A lasting legacy:

Armando Mendiola

Publicado en CEO Magazine: Clic aquí

The opportunity to make a lasting impact on a regional level is what drew CEO Armando Mendiola to El Salvador and leading snack food business Productos Alimenticios Diana.

When snack food business Productos Alimenticios Diana (Diana) recruited for a new CEO in January 2019, it’s easy to appreciate why Armando Mendiola was the stand-out candidate.

Along with his natural understanding of the regional landscape (having completed his tertiary studies in Mexico), as the Senior Vice President and General Manager for PepsiCo’s Biscuits and Confectionery Division in Mexico and Latin America he had driven over US$1.5 billion of sales in his four years in the role.

But it was more than the step up to CEO that enticed him to move to El Salvador after over two decades spent with the American multinational. “There was a very fortunate juncture where three key elements merged,” Armando says.

“The first was the opportunity to build a legacy behind a purpose that I could be proud of, and the second was the potential to transform Diana’s operating model and its culture to not only survive the offensive of global companies but also to consolidate leadership in the region.

The third component was the desire of Diana’s shareholders, who are committed to the welfare of this country’s communities and the progress of our region, with its complicated social environment, to generating well paid sources of employment.

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Leading during the pandemic

El Salvador’s strict COVID-19 lockdown meant Diana’s factory was closed for two-and-a-half months. Armando explains that communication has been vital, and he has learned to adapt quickly and provide a point of reference during the crisis. “I’ve stayed very close to our 5,000 employees, whose health and safety has been the priority, to find ways to support them,” he says. “As protocols have changed due to biosecurity, we are also working on a more agile way to return to the market.”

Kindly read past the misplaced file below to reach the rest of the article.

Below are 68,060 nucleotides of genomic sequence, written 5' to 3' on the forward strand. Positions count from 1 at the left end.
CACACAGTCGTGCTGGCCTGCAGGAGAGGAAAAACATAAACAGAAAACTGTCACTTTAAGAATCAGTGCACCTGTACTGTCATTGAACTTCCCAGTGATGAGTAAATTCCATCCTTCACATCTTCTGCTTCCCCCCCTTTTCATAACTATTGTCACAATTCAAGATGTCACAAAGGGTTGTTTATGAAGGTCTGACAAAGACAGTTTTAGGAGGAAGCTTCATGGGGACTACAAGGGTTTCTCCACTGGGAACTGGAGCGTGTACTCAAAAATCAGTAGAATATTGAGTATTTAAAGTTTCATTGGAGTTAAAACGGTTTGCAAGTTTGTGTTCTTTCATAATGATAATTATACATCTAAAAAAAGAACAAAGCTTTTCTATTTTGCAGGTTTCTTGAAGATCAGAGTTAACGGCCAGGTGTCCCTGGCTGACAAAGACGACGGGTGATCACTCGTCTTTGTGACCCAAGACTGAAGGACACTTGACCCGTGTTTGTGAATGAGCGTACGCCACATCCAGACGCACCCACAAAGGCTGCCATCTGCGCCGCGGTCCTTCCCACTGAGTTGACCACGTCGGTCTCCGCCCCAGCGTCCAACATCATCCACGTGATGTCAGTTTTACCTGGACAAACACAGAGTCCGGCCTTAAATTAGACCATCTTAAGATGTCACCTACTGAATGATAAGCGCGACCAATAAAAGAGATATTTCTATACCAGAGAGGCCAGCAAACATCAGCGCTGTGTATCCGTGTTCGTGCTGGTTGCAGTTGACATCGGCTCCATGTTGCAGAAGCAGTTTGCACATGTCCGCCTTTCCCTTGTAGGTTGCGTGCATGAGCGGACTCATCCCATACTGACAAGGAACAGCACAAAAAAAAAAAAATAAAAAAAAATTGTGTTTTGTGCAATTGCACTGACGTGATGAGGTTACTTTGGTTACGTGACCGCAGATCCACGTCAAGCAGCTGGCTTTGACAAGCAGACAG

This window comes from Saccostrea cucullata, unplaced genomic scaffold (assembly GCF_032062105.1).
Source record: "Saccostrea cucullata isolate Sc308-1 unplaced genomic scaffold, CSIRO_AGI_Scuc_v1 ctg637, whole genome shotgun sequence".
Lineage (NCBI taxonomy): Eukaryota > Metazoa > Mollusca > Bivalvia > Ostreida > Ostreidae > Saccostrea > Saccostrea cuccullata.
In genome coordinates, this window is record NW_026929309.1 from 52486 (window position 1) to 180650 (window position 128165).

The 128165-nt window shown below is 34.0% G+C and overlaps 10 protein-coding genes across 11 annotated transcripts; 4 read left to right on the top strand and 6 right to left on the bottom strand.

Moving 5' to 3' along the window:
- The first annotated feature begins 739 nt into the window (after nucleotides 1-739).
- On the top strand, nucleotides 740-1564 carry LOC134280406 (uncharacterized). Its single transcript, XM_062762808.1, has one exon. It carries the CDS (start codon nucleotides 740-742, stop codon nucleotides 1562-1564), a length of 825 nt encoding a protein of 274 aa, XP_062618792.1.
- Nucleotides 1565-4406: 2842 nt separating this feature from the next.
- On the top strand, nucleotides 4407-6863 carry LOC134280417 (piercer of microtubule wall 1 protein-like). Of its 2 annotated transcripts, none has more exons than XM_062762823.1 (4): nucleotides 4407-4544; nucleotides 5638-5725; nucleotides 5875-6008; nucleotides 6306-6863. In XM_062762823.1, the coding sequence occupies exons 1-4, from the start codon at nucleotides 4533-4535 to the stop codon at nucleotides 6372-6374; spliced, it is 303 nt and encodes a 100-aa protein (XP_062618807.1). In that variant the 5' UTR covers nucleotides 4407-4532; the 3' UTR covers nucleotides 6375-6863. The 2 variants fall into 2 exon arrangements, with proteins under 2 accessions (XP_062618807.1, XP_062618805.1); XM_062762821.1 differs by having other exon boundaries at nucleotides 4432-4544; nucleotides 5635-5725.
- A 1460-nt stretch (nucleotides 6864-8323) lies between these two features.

“My big opportunity is to prepare Diana to lead the market as it will exist in the future, not as it does today. I believe that the ultimate measure of my success is the kind of legacy I can leave. This is my chance to create a legacy that everyone can be proud of at Diana.”

Like many companies, the origins of Diana are modest. In 1951, Don Max Olano and Don Pablo Tesak began to make handmade snacks in their garage in San Salvador. By the end of the decade, with a distribution network across the country established, the duo took their candy, cookies and salted peanut products into Honduras, Guatemala, Belize, Nicaragua, Costa Rica and the US.

Today, favorite products such as Elotitos, Alboroto, Churritos and Baby are distributed across all of Central and North America. “Diana was born with a very clear purpose to be a leading company with high growth, of course, but also to act together with society to promote the wellbeing of the Central American family,” Armando explains.

From the start, it was a priority to understand the DNA that “made millions of people recognize and love our brand and our products”. “It also became the vision and direction for our most important areas of development and transformation,” Armando continues.

He draws on this purpose as he focuses on two key strategies: sustaining growth and accelerating expansion both within and outside of the region, and creating value and wellbeing for the local population to generate both direct and indirect jobs. But the other challenge is to adapt them to a changing business environment.

“Before, Diana’s approach was to produce more,” he says, explaining that it produces 65,000 tonnes of food every year. “Today, it’s about increased efficiency in how we use our resources and being careful with the impact the company has on our people, community and environment.

“It’s about quality; we want to create dignified and meaningful jobs. And where previously Diana’s direct distribution gave it an edge in the marketplace, now we must provide a superior service, standing out from the crowd, listening and advising our accounts, and exceeding others at the point of sale.” This translates into a proposed transformation that, while maintaining the essence of the business, projects itself into the future “by conquering new consumers every day and adding community support through practices of social responsibility and sustainability”.

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